Friday, June 1, 2012

Giant Strides?

Work continues on the OW stone giant conversion. The sculpting is pretty much done. The base needs some additional attention and then it's on to painting. I even rustled up a cave bear sidekick (this season's must have accessory for the trendy stone giant).

One of my goals was to replace the stock club (at the top of the picture above) with something larger. The new weapon comes from Reaper's Reptus weapons set (#14449). The jawbones lashed to its business-end are a nice detail and synch up well with the animal teeth hanging from the giant's belt. The Reaper club has a lot of extraneous detail beyond the jawbones that was removed. A file was then dragged forcefully along the surface to reestablish a bark/woodgrain  effect.

 Another goal was to achieve a more relaxed pose by straightening the left arm and repositioning it closer to the body. A cut was made from the crook of the arm to the point where the elbow joint would be. It was then bent to the desired position and reenforced with metal scraps. Both arms were filed down considerably at the points where they meet the body. In this way the left arm was lowered and rolled forward while the right was rotated back nearly 90 degrees.

A lot of test fitting and pinning was done prior to final assembly. In places I reshaped the mini to allow for the new pose (the left shoulder-blade and bicep in particular).

This side-by-side of the stock and converted versions illustrate the changes. The figure on the left is painted by Alex Bews and appears in OW's gallery.

The sculpting went smoother than feared (pun intended). Armed with Privateer Press P3 putty, a newly acquired set of dental tools, and some pictures of the anatomy of the arm, I had at it. The sculpting to-do list consisted of: both shoulders, the thumb and fingertips of the right hand, the end of the club, and the open end of the bag. A useful tip gained from sculptor John Pickford over on the OW forum: use Chapstick to lubricate tools and assist in smoothing out the final product. The stuff works like a charm.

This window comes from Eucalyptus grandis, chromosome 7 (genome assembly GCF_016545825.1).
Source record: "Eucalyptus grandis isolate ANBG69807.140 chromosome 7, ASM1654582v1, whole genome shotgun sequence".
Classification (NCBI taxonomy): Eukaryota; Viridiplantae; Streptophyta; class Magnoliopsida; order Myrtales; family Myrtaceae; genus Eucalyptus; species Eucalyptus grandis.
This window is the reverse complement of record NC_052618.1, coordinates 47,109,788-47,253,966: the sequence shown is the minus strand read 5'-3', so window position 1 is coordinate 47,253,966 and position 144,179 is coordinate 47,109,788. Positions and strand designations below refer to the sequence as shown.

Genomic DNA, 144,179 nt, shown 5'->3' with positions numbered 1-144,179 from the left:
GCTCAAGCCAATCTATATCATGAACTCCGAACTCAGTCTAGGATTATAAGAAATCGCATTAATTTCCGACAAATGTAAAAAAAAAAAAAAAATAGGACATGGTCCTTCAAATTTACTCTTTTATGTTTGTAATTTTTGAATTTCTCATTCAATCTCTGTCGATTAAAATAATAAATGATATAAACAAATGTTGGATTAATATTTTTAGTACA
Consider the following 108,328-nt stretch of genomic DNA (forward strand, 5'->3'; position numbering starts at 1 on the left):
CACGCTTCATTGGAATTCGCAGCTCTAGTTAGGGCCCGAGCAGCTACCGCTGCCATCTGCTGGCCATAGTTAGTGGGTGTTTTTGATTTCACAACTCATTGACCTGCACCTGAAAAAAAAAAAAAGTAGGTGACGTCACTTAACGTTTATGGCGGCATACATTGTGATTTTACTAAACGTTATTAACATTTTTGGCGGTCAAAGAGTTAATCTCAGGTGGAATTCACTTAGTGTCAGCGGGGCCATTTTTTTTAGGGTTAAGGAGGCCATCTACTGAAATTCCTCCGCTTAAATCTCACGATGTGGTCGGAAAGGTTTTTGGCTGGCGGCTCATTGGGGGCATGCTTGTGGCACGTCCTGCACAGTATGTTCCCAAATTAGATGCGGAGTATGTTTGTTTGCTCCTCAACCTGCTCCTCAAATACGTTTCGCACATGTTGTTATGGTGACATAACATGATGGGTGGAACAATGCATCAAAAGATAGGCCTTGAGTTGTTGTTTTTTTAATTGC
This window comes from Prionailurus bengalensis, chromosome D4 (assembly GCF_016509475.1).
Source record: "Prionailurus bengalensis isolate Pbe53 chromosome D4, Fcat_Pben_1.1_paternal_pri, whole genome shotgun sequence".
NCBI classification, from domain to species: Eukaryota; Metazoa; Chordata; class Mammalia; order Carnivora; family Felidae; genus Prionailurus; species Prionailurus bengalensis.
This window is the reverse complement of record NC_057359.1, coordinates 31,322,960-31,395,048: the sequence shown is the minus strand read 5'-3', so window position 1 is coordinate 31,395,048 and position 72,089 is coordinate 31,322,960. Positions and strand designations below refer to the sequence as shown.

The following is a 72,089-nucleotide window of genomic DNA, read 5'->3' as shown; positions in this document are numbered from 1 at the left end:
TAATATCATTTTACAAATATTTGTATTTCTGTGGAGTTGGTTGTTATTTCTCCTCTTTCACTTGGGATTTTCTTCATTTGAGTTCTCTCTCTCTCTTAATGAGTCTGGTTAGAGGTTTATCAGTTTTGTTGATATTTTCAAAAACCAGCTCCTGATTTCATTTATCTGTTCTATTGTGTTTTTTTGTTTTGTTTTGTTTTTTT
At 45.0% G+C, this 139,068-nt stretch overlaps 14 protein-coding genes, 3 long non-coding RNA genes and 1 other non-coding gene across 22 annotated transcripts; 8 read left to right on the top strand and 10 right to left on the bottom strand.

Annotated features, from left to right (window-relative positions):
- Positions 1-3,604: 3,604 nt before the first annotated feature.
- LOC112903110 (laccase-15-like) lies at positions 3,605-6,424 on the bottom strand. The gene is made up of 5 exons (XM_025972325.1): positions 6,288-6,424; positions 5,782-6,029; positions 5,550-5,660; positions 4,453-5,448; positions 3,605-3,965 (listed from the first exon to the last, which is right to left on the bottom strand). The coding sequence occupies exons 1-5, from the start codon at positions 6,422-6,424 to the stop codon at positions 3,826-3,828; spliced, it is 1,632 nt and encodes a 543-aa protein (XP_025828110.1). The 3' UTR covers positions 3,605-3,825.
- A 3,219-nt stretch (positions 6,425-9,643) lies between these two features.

I also found this post by Patrick Keith very helpful.

To form the open end of the bag, I rolled out a thin sheet of putty, formed a small tube, and attached one end to the hand. I then inserted a closed a pair of tweezers into the other end and carefully allowed them to open, thereby expanding the tube. Once the putty was thoroughly stretched, I poked at it a bit until I was satisfied with the overall shape.

Maybe it was all the poking and stretching or perhaps the result of some Chapstick in the wrong spot, but once dry the whole assembly promptly fell off. I cleaned the mating surfaces with rubbing alcohol and superglued it back on. Have my fingers crossed that it stays put.

I also have my fingers crossed that the painting goes as well as the sculpting. To be continued.

Monday, May 7, 2012

Proof of Concept

The Otherworld stone giant has at last felt the wrath of my razor-saw and bastard-file. It's a conversion project that's been lurking inside my head for quite some time. The fact that I elected to include this mini in my 2012 OW painting pledge forced the issue.

I love the sculpt (it was one of the first OW miniatures I ever bought) but always felt that the club, while true to the MM illustration, was undersized. I have therefore substituted a proper giant sized club from Reaper. This required a whole lot of filing to reposition the right arm as well as the removal of the thumb and fingertips. Obviously there's some sculpting in my future.